Second, the Court held that former President Trump “engaged in” an insurrection. Surely, the events on January 6, 2020, were disgraceful and a sad moment in our country’s history. Thousands of citizens stormed the Capitol Building, destroyed property, threatened lawmakers, and caused harm that resulted in five deaths.[5] As despicable as this conduct was, however, a reasonable argument can be made that Trump neither incited this violence nor engaged in an insurrection. To begin with, in Trump’s January 6 speech, he told protesters to march to the Capitol “peacefully and patriotically.”[6] This language alone makes it difficult to assert, under Brandenburg v. Ohio, that Trump incited imminent and unlawful violence.[7] Additionally, what precisely did Trump do that constitutes “engaging in” an insurrection? Yes, Trump encouraged his supporters to “fight like hell,” but he also told his supporters to march “peacefully and patriotically" and he did ultimately call for the protestors to “go home.”[8] Thus, a credible argument can be made that Trump never “engaged in” an insurrection. Additionally, Congress has already codified insurrection in 18 U.S.C. 2383, which requires a criminal conviction before one can be deemed an insurrectionist. Trump has never been charged with, much less convicted of, insurrection, and on February 13, 2021, the Senate acquitted Trump of this charge.[9] If Trump had been charged, he would have, at the very least, been afforded the due process protections that were so conspicuously absent in the lower court in Colorado. Given the above facts, particularly the dearth of fair procedures in the lower court (e.g., no discovery, inability to subpoena documents, and no opportunity for a fair trial), how could the Colorado Supreme Court possibly hold that Trump “engaged in” an insurrection, the result of which was to eliminate the leading Republican presidential candidate from the Colorado primary and thus undermine democratic choice? The answer should seem obvious – and that answer has nothing to do with the law or the Constitution.

Third, the Colorado Supreme Court held that Section Five of the Fourteenth Amendment, which states that “Congress shall have power to enforce, by appropriate legislation, the provisions of this article,” was self-executing and thus enabled the Court to adjudicate whether Trump engaged in an insurrection and could be disqualified from the ballot.[10] Certainly, one could argue that, in mentioning Congress in Section Five, the drafters did not mean to give Congress exclusive authority to enforce Section Three. But one could also argue that the text could not be clearer: only Congress has the power to enforce Section Three, which it did when enacting 18 U.S.C. 2383 and which, as stated above, requires a criminal conviction for insurrection – a crime for which Trump was never charged. Yet again, the Colorado Supreme Court ignored these facts and, unlike every state court that previously considered this issue, made the unprecedented and decidedly undemocratic choice to hold that Trump was disqualified from the ballot.[11]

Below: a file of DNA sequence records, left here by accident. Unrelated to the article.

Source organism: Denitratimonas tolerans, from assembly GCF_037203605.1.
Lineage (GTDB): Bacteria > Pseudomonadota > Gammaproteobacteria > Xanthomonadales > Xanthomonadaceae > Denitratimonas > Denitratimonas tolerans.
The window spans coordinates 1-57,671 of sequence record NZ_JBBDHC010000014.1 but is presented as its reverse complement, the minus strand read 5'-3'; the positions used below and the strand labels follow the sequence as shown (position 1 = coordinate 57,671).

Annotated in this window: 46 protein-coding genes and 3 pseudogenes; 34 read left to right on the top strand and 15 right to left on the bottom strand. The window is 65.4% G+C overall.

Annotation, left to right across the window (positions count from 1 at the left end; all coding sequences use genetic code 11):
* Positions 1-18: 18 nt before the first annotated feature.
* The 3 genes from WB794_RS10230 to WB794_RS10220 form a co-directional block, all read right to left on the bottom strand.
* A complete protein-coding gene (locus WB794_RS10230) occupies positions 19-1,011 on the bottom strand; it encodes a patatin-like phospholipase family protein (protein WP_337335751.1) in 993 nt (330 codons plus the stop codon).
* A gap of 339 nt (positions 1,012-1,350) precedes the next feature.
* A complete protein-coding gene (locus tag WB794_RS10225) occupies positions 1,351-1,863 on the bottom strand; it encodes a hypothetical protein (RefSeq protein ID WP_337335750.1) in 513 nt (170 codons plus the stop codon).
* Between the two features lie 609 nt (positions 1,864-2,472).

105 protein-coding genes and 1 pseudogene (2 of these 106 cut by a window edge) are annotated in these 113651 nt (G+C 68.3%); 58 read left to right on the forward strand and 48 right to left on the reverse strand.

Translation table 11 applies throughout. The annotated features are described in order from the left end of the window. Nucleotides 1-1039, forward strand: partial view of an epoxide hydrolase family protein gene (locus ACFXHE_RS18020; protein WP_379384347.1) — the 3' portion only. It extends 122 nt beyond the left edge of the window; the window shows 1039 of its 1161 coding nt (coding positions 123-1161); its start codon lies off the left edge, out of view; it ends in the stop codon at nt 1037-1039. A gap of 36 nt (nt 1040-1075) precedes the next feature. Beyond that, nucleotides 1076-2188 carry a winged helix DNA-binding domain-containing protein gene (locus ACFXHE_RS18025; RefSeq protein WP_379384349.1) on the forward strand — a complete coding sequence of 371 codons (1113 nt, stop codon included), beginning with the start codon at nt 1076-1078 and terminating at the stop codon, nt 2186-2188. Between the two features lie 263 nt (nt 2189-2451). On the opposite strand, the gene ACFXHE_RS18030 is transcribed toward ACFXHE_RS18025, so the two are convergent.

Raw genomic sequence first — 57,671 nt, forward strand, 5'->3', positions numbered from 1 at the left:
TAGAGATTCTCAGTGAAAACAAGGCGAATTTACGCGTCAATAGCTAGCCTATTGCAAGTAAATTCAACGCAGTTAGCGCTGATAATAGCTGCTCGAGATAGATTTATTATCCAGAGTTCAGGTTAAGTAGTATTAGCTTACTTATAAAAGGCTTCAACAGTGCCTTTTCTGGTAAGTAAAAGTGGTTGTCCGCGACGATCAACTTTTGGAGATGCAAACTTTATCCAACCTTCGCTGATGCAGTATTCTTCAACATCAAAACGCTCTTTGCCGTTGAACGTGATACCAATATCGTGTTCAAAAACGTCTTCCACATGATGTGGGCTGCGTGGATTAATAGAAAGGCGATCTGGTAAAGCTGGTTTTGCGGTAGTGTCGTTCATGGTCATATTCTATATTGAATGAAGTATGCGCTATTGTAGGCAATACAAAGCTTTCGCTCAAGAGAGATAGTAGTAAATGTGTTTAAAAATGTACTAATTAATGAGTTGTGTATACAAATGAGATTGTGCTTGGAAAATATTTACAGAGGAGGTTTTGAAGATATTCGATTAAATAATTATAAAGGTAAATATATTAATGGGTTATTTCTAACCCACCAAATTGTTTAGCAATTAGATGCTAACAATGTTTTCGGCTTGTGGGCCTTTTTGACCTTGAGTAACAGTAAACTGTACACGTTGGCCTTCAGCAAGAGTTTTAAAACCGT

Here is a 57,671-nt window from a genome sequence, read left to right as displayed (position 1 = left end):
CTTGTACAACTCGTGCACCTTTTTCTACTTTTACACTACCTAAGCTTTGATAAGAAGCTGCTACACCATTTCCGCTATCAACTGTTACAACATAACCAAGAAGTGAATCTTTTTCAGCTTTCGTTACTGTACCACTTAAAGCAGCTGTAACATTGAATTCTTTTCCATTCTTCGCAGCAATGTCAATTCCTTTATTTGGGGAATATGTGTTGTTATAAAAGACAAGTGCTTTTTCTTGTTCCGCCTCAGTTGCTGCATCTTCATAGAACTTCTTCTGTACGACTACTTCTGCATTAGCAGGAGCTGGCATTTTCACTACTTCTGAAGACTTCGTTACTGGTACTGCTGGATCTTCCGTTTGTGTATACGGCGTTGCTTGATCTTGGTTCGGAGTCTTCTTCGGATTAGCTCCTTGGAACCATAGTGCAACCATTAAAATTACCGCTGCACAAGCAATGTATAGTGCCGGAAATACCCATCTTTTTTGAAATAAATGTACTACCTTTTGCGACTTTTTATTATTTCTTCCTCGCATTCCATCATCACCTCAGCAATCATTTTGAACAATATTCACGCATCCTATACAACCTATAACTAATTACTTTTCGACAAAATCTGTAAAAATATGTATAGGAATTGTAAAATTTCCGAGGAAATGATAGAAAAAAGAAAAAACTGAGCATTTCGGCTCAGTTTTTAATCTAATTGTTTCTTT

Does it seem correct that the Constitution’s drafters believed that a state court could adjudicate a matter where the liberty interest at stake was so substantial yet the procedures for determining whether to deprive a citizen of that interest were so truncated? Of course not. This is particularly true considering that the district court's decision that Trump had engaged in an insurrection was based largely on the findings of the January 6 Committee, which selectively called witnesses, admitted hearsay evidence, and otherwise observed none of the procedural safeguards that a trial requires. Yet, at every turn, whether it was deciding if Trump was an “officer of the United States” or had “engaged in” an insurrection, or whether Congress had the exclusive authority to enforce Section Three, the Colorado Supreme Court ruled against Trump. In so doing, the Colorado Supreme Court made originalism its best friend even though its justices are anything but originalist. Convenience obviously trumped conviction.

As stated above, this is not to say that a particular interpretation of Sections Three and Five is superior to another. It is to say that when reasonably alternative interpretations of a constitutional text or statute are possible, courts should reach outcomes that promote democratic choice and participation.[12] Viewed in this light, the Colorado Supreme Court’s interpretation of the Fourteenth Amendment and resulting decision was entirely unreasonable. The courts in Michigan, Minnesota, Oregon, Nevada, and Rhode Island, which dismissed lawsuits that could have resulted in Trump’s disqualification from their respective ballots, got it right.[13]